On the other hand, the structural mechanisms of racial exclusion operate on a macro level – through historical circumstance, public policy, political discourse, and economic conditions – education, housing, and social networks. To then attempt to make the accusation that UCU somehow guilty of practicing exclusion, because it is subject to the same social forces, simply does not add up. One would need to examine many more demographic and socio-economic variables to understand why one type of person might apply to UC and another might not. Very partial and rash conclusions do more to offend than they do to clarify.
During their time at UC, student are exposed to be much more ‘critical’ material, en masse, than an ordinary faculty of law, physics, or psychology. As in any community, some will notice, some will not, some will choose to be critical, or progressive, some will choose to be conservative. All are given the opportunity to choose, perhaps more so than in other systems.
If there are two elements to the UCU experience, which have appeared on every prospectus, and which are most important: the encouragement to connect and understand different ways of thinking in different fields in order to tackle a problem from different perspectives, and the life in a community which encourages active engagement, and sense of mutual responsibility. We have all heard it more often than we may have wished or cared to remember, but alas, there is no escape – UC students that have indeed taken these encouragements with them from UC will be grateful for them.
Social exclusion and marginalisation, poverty, prejudice, and xenophobia have all been on the rise, and are more important to tackle head on now than ever. They are driven by elements of social class, gender, race, power relations, material incentives, or cultural practices – there is no benefit in omitting criteria from the analysis. Above all it is important to recognise the gobsmacking intransigence and immobility that have been characteristic of our current politics, and through the bursting seams of that degraded structure, dangerous distasteful currents begin to flow.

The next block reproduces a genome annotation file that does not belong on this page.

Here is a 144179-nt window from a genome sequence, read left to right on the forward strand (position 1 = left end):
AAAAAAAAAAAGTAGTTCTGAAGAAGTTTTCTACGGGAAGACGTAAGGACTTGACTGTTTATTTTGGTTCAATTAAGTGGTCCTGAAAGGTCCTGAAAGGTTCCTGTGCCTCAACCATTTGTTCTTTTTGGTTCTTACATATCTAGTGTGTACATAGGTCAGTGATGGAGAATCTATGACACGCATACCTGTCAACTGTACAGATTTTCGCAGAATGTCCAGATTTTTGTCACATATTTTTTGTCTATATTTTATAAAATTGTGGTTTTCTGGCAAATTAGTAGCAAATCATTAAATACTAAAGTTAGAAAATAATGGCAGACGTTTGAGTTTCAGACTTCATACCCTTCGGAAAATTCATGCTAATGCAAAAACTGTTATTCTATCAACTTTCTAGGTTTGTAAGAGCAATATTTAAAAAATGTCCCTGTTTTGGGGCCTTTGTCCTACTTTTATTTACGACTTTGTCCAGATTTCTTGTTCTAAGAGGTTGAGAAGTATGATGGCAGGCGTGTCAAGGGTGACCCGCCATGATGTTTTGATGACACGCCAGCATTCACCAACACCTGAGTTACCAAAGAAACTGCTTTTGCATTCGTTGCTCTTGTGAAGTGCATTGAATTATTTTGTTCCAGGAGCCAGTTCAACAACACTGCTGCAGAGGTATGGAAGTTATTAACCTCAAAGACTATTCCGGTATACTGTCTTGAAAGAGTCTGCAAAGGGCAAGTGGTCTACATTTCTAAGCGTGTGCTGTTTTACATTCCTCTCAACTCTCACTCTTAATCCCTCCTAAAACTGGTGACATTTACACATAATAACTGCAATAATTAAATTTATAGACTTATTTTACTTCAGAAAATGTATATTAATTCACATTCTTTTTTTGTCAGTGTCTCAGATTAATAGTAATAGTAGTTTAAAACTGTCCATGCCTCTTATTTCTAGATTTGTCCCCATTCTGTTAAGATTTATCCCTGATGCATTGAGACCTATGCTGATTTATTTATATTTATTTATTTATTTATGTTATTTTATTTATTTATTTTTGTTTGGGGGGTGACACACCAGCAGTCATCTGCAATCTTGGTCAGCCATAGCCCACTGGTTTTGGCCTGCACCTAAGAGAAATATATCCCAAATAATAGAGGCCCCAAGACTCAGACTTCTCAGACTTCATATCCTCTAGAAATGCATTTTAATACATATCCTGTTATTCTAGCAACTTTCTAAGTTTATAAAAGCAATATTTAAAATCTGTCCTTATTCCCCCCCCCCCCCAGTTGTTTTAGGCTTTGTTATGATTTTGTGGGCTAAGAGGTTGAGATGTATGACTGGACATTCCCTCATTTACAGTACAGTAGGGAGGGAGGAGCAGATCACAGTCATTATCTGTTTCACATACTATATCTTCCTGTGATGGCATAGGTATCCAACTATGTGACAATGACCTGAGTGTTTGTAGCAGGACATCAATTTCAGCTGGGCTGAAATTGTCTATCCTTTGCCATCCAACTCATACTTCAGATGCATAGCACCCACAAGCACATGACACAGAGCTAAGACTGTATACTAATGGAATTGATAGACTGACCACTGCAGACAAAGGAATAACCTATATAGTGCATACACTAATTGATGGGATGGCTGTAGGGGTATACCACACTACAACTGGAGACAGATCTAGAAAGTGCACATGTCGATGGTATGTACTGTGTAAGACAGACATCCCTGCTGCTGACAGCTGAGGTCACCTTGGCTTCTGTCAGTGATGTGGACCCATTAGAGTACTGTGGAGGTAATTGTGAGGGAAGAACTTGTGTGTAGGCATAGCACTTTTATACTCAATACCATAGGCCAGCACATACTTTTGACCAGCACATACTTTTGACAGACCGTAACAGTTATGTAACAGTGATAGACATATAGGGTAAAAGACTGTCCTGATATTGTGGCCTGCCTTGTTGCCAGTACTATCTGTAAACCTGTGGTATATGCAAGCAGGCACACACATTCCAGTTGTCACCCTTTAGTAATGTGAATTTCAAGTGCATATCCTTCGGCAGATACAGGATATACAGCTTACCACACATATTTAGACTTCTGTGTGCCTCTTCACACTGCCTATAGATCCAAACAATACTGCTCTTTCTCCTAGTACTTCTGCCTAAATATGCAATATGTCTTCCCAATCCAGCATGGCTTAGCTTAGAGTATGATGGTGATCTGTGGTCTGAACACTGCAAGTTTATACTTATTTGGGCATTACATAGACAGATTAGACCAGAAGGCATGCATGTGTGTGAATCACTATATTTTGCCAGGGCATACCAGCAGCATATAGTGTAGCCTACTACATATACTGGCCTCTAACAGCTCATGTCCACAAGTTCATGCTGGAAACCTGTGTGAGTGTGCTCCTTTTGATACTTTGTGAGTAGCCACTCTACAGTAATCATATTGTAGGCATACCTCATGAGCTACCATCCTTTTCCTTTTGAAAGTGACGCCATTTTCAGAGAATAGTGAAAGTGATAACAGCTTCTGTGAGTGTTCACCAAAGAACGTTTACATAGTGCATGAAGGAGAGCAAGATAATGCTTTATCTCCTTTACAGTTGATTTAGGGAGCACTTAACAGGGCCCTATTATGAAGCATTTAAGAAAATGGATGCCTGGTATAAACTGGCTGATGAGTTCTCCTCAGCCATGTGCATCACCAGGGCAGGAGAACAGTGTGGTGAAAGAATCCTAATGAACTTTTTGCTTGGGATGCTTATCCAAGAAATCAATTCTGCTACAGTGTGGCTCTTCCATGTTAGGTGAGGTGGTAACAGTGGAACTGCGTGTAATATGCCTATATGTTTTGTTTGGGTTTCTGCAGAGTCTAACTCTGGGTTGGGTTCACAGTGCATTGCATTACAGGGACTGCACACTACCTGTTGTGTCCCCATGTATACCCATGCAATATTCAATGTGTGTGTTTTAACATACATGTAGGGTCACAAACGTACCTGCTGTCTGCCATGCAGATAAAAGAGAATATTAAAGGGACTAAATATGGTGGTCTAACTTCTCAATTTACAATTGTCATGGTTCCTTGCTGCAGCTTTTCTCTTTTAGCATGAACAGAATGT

Several generations of UC students have graduated, and the economic crisis does not seem like it will be going away soon. The increase in social tension and economic inequalities in our societies is staggering. The political leadership whose responsibility it was to provide a recovery from the crisis has failed miserably. The Right has proven its ideas bankrupt, while the Left has been unable to produce a new narrative to allow it to take political and policy discourse down a new route (yet). Not many would have thought the 21st century would look like this, and having been led down to this point, our generation finds itself in a precarious situation.
What we have learnt, though, is that we have responsibility. If our generation do not aim to do things drastically differently than the way they are being done, we will not be able to tackle the problems of climate change, economic stagnation, and inequality. If we do not engage, these will overtake us. Whereas criticism and reflection are key, active involvement solutions are needed.
This generation needs to be one that is politically mobilised and socially engaged, willing to attempt to grasp and contend with interconnected problems. For those who spent time at UC and have taken these lessons with them can count themselves fortunate.